Unfollow Me: Essays on Complicity

Bloomsbury. Sept. 2021. 224p. ISBN 9781635577112. $26. SOC SCI
In this outstanding debut, based on her viral 2016 Instagram post about performative allyship, Busby reflects on life after micro-fame, considers what made her post go viral in the first place, and revisits her previous career as a diversity and inclusion trainer for nonprofits. Busby’s book is not intended to educate so much as illuminate and reflect; she gracefully unpacks how her identity as a queer Black woman has impacted her life and career and relocations, from California to Alabama to Washington State and back again. She takes readers along as she movingly revisits the year she spent living with her grandparents in Alabama and carefully explores her romantic relationships with women and intimate friendships with men. Between chapters, Busby includes transcripts of her “Dear White People” series of Instagram videos, which followed her viral post. Her writing comes alive when she considers and reconsiders the emotional toll of fame, however fleeting, and the ongoing challenge of separating herself from her online persona.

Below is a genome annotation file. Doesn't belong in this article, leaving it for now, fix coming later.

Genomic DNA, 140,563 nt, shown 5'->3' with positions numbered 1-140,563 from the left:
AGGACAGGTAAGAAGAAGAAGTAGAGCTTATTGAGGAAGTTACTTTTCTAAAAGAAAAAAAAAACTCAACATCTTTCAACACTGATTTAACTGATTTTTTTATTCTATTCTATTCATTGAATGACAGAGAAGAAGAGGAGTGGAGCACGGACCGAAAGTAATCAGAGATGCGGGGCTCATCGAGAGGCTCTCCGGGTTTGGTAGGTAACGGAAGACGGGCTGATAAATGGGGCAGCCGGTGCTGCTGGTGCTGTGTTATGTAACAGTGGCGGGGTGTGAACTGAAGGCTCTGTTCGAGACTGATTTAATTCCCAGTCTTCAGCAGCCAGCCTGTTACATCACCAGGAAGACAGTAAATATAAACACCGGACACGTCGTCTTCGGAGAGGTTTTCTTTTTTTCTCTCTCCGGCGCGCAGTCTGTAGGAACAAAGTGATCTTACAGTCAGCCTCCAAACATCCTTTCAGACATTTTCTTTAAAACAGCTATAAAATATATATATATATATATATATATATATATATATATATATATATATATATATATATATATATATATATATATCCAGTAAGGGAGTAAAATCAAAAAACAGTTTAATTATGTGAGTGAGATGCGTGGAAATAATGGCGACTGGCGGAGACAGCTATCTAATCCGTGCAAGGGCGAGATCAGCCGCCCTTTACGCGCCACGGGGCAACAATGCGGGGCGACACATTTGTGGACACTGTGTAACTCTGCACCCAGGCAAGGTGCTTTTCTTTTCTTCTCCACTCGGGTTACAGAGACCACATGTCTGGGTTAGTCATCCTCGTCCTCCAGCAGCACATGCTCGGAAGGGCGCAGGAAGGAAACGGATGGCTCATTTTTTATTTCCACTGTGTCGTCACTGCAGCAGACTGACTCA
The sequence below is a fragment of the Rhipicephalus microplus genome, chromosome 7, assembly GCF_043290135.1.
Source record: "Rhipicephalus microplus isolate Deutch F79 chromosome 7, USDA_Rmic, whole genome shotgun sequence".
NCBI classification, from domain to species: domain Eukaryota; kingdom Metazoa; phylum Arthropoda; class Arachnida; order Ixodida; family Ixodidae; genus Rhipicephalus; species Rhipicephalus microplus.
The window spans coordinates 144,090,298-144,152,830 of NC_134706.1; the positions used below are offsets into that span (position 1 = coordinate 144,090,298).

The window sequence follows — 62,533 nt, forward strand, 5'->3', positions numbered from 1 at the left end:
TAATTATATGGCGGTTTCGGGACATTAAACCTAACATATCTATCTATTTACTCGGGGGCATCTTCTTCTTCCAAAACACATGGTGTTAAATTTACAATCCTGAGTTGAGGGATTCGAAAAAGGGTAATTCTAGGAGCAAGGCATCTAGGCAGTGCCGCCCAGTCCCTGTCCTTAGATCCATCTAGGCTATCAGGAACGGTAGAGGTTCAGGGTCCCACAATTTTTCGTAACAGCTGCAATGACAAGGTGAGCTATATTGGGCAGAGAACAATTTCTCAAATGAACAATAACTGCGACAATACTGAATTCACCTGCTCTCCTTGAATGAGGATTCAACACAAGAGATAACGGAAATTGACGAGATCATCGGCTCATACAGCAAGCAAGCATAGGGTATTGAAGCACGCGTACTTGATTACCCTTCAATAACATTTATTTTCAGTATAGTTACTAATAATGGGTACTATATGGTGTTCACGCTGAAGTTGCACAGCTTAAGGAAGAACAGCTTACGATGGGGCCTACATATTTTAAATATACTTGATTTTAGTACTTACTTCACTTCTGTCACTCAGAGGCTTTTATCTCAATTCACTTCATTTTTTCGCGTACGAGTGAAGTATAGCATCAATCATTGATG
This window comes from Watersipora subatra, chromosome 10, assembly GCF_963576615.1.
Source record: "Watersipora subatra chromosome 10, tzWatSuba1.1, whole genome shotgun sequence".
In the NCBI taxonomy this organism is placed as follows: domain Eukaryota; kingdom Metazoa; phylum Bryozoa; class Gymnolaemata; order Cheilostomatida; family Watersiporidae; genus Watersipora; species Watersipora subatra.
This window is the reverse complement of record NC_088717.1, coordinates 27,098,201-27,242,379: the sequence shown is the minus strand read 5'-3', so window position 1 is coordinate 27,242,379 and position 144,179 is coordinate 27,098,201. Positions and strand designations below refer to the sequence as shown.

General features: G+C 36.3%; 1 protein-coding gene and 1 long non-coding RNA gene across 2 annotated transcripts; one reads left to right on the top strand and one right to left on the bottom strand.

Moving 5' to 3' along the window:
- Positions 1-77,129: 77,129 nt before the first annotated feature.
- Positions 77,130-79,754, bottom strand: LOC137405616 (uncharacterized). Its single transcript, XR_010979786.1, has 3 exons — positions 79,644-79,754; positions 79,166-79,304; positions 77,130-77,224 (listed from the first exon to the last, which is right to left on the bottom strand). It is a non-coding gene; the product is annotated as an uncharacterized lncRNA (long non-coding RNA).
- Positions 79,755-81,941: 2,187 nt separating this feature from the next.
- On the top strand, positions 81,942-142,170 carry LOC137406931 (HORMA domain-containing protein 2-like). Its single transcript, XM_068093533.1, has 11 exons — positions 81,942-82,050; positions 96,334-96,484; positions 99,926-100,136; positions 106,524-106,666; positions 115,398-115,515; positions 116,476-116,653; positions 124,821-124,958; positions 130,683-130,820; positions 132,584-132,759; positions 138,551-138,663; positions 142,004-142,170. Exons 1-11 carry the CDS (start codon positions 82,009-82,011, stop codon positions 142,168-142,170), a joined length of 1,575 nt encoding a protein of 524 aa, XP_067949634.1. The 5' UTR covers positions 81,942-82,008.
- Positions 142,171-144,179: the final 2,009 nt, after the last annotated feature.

VERDICT Busby’s compelling writing elevates conversations on gender, race, and sexuality, drawing in readers from the very first page, setting this memoir-in-essays apart. Pass along to readers who enjoyed Shayla Lawson’s This Is Major and Amber Ruffin and Lacey Lamar’s You’ll Never Believe What Happened to Lacey.
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